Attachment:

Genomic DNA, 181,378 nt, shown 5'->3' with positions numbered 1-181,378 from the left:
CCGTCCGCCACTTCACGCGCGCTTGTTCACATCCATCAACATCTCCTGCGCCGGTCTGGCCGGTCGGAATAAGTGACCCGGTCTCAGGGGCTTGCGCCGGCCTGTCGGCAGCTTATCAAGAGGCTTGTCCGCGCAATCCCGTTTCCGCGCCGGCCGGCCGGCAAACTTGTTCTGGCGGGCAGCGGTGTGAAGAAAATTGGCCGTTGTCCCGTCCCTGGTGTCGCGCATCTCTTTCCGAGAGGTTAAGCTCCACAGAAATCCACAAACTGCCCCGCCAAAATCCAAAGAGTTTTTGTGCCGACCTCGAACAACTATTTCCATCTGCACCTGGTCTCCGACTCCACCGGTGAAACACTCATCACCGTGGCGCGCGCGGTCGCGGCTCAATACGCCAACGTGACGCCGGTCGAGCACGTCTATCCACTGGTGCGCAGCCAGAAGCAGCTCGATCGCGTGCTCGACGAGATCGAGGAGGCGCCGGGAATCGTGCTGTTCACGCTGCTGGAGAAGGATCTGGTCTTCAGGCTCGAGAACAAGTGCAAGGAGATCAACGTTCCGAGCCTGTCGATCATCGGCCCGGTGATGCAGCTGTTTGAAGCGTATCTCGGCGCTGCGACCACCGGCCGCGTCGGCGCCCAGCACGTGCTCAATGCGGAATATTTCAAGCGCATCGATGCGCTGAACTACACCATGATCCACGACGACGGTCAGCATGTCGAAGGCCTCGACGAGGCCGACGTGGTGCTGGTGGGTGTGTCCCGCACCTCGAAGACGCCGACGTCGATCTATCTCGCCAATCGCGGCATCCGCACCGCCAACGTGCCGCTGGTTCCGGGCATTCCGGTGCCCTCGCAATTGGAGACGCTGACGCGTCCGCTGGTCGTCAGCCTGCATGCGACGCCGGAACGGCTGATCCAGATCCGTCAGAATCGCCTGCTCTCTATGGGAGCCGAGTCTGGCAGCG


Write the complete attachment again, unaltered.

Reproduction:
Genomic DNA, 181,378 nt, shown 5'->3' with positions numbered 1-181,378 from the left:
CCGTCCGCCACTTCACGCGCGCTTGTTCACATCCATCAACATCTCCTGCGCCGGTCTGGCCGGTCGGAATAAGTGACCCGGTCTCAGGGGCTTGCGCCGGCCTGTCGGCAGCTTATCAAGAGGCTTGTCCGCGCAATCCCGTTTCCGCGCCGGCCGGCCGGCAAACTTGTTCTGGCGGGCAGCGGTGTGAAGAAAATTGGCCGTTGTCCCGTCCCTGGTGTCGCGCATCTCTTTCCGAGAGGTTAAGCTCCACAGAAATCCACAAACTGCCCCGCCAAAATCCAAAGAGTTTTTGTGCCGACCTCGAACAACTATTTCCATCTGCACCTGGTCTCCGACTCCACCGGTGAAACACTCATCACCGTGGCGCGCGCGGTCGCGGCTCAATACGCCAACGTGACGCCGGTCGAGCACGTCTATCCACTGGTGCGCAGCCAGAAGCAGCTCGATCGCGTGCTCGACGAGATCGAGGAGGCGCCGGGAATCGTGCTGTTCACGCTGCTGGAGAAGGATCTGGTCTTCAGGCTCGAGAACAAGTGCAAGGAGATCAACGTTCCGAGCCTGTCGATCATCGGCCCGGTGATGCAGCTGTTTGAAGCGTATCTCGGCGCTGCGACCACCGGCCGCGTCGGCGCCCAGCACGTGCTCAATGCGGAATATTTCAAGCGCATCGATGCGCTGAACTACACCATGATCCACGACGACGGTCAGCATGTCGAAGGCCTCGACGAGGCCGACGTGGTGCTGGTGGGTGTGTCCCGCACCTCGAAGACGCCGACGTCGATCTATCTCGCCAATCGCGGCATCCGCACCGCCAACGTGCCGCTGGTTCCGGGCATTCCGGTGCCCTCGCAATTGGAGACGCTGACGCGTCCGCTGGTCGTCAGCCTGCATGCGACGCCGGAACGGCTGATCCAGATCCGTCAGAATCGCCTGCTCTCTATGGGAGCCGAGTCTGGCAGCG